A good question. We tend to think about anger as if it were one thing.
Often it comes off as a noun..
“What do I feel? I feel anger.”
“You make me so angry.”
Other times it’s a verb..
“He angered me so much.” – usually said in another form, “He pissed me off.”
There are several terms that are often framed with anger, and end up—in our minds at least—as meaning the same thing. Here is a way to look at the ones I hear most often.
Anger is basic. It’s popular to say anger is a secondary emotion, that we only use it to cover up other feelings. That does happen. It’s much more energizing to feel angry than it is to feel afraid. Most of my clients are men. They have been taught since they were kids not to let anyone know they are afraid, especially when they are.
There are times when you may just be angry. It’s normal. We all experience it. And, rather than something we have to get rid of or avoid, a better solution is to find ways to change our relationship with not just anger, but with all feelings. We will all be living with them for, hopefully, a very long time.
Another way to think about anger is that it is a description of an array of events. Some of these events are physical and sensory while others are mental experiences. The mental events are thoughts and images that our brain throws up on our mental screen. Let me introduce you to your mind, sometimes known as that thing your brain does. Sensations like heart beat, changes in breathing, and skin temperature, even grinding of teeth are physical sensations and sensory experiences.
The main thing to remember here is that anger is a static experience that sometimes feels uncomfortable, but doesn’t include any behavior.
Hostility is best described as an angry attitude. It’s an angry way of interpreting what happens in the world. Buying into a cynical world view supports a hostile perspective. We all have thoughts. Sometimes they may even be right on the money. It’s when we believe everything we think that we get into trouble with anger.
Cynicism and hostility bring to mind a line that Shirley MacLaine once had in a movie called “Steel Magnolias.” She played a character named Ouiser Boudreaux and she said,
Hostility is more pervasive than occasional anger. perhaps a little less global than chronic anger (which will come up a little further along). People with hostile attitudes often find it easier to justify hostile behavior.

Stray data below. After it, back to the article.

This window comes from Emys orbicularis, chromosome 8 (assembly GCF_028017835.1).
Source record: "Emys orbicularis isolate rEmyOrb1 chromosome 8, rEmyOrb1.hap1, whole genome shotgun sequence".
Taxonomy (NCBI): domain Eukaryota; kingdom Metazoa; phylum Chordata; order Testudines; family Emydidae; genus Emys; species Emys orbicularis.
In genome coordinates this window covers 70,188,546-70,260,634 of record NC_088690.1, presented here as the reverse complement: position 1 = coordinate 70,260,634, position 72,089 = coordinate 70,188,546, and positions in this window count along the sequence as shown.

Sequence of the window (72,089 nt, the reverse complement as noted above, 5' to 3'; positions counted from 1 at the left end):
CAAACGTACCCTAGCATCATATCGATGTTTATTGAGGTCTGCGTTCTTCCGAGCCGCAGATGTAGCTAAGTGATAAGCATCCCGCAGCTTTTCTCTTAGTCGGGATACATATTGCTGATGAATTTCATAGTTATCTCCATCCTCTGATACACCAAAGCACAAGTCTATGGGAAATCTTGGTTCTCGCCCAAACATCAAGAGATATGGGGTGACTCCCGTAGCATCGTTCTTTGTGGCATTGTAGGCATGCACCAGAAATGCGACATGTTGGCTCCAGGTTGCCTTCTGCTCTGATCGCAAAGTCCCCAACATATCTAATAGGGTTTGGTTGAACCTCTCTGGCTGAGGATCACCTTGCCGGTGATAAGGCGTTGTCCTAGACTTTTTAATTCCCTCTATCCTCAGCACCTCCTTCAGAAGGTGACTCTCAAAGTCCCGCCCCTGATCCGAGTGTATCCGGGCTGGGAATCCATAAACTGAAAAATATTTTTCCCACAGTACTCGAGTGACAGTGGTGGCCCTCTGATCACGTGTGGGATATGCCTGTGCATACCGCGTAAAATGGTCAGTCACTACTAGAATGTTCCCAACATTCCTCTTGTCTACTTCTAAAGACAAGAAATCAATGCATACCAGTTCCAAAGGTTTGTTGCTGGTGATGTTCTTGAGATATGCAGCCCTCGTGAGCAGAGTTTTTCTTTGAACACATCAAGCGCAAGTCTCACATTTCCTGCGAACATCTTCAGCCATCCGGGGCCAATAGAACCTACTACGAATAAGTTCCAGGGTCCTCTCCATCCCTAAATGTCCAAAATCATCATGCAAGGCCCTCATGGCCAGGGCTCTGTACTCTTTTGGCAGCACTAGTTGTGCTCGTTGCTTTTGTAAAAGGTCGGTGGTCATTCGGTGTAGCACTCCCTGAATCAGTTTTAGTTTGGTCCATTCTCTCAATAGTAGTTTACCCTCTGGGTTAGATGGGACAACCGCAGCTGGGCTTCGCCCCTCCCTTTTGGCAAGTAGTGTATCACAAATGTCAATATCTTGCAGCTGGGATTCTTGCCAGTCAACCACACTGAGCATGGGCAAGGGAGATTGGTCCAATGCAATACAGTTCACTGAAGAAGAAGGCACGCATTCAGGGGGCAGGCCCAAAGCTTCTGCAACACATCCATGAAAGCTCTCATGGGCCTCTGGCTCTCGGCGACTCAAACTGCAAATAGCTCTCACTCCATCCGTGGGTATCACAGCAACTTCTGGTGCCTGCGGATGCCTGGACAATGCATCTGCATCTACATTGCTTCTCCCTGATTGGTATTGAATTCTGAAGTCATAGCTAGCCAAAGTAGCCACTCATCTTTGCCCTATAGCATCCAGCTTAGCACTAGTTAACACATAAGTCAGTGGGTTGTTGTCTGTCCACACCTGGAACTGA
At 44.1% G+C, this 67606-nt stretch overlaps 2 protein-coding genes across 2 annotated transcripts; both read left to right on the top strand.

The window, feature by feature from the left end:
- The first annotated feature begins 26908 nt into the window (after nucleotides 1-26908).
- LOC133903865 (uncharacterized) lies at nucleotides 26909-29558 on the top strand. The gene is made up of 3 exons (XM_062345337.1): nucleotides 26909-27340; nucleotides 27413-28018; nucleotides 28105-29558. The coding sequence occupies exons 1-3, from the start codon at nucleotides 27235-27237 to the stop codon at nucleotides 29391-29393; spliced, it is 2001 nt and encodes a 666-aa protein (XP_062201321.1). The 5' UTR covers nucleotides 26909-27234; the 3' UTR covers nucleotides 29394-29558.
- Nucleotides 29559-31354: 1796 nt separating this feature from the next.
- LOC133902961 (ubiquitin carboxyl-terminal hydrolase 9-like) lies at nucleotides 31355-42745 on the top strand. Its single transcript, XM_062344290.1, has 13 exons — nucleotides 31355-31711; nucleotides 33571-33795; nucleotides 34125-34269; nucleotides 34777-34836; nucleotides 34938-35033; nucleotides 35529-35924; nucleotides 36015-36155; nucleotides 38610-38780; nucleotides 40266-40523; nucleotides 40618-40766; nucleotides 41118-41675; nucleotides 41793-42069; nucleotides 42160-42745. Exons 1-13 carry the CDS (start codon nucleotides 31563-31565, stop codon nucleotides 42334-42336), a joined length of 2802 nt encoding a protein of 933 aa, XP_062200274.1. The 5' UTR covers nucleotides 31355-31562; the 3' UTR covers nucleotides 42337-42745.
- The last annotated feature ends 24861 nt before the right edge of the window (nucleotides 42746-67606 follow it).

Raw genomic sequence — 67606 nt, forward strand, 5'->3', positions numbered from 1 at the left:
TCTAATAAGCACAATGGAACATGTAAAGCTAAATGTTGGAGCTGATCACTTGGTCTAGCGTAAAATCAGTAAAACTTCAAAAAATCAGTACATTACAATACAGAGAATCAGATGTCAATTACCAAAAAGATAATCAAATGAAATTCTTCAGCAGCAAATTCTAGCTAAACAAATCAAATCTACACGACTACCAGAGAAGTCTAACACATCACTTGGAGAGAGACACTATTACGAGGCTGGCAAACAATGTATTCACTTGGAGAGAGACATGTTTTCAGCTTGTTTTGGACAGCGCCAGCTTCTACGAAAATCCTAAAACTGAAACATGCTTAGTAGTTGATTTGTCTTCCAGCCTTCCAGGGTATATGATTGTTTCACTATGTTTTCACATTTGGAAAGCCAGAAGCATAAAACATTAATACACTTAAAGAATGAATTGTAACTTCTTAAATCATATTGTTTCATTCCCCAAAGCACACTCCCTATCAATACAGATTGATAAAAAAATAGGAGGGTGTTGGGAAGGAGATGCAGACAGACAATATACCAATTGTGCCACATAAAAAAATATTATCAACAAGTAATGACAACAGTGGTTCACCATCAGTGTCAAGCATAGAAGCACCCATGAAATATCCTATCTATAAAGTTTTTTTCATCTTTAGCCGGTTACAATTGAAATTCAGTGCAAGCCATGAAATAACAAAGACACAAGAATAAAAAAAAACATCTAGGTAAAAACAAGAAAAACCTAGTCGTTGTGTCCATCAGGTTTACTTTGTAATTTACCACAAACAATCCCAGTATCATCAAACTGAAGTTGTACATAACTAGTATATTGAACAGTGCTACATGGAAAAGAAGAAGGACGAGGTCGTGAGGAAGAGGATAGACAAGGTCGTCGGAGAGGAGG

Anger and aggression aren’t like parent and child. Even though they often happen together, aggression isn’t caused by anger and doesn’t grow out of it. If anything, they are like distant cousins.
Here is how you can tell the difference. Aggression doesn’t sit still. It’s a behavior, something that is done. Anger doesn’t need to move. It is just there.
Aggressive behavior can include physical violence, name calling, telling people off, and many other “intrusive” actions. It’s always a choice even though there are times when it doesn’t seem so.
It sometimes doesn’t seem like a choice because it’s based on a decision a person has made a long time past and has become universal.
Anger can become habitual, a “chronic” way of responding to life. If hostility being cranky (even though it is sometimes beyond that), then chronic anger is sullen and bitter. It has no end in sight.
It doesn’t happen overnight. It’s a pattern of mental and physical tension and it sneaks up on us over time
With chronic anger, the anger feeling is often disproportionate with the corresponding event. It might be an event that would rate a 2 in the average person’s lexicon of personal safety and comfort. The chronically angry person may have an anger reaction at a level of 8.
At times there may be no explanation for the angry feelings showing up. It appears to be a state of mind and body that is just “carried around” like a suit of armor. It may feel safe in that place inside the armor, but over time, it gets heavier and heavier.
This chronic feeling is one that can literally be a threat to the sufferer’s health. It has been linked to heart disease, lung disorders in older men. It affects the immune system. Chronic anger is something that might not hurt us today, but it’s like taking a little bit of poison everyday.
Being chronically angry doesn’t necessarily have any outward signs. Some sufferers act out; others never do. There is a myth that says that if you don’t “get your anger out” that at some point you will explode. Myths are interesting in that they usually contain a grain of truth as this one does. Sometimes people do decide they have simply had enough. Others go an entire life time denying anger, hiding it, or crying in their beer. Still others act out at the first signal that anger gives them. They are the ones that learned that learned throughout their lives that they should “never take any crap from anyone” and that if they were angry, well, they just better let the whole world know about it.
I’m not a proponent of “taking crap,” and I’m also not a proponent of blasting aggression all over the universe. There is a middle ground. That is usually the best place to be.
Rage is different, qualitatively and quantitatively. It is also rare. I hesitate to even write about it here because I don’t entirely buy the concept of rage.
Let me tell you why.
Rage shows up as being out of control. Some citing rage say they have been out of control, didn’t know what they were doing. It’s what people are talking about when they might say something like, “I just snapped,” or, “I saw red.”
It can also be a way of explaining away behavior that has cause problems, whether they are legal, social, physical, or emotional.
Does rage happen? Sure. But it doesn’t happen much.
Aggression also happens. It’s just not out of our control – even when it seems to be. There is always another choice.
If you feel angry, you don’t need an excuse or to be excused.
When you act out on anger in a damaging way, there is no excuse.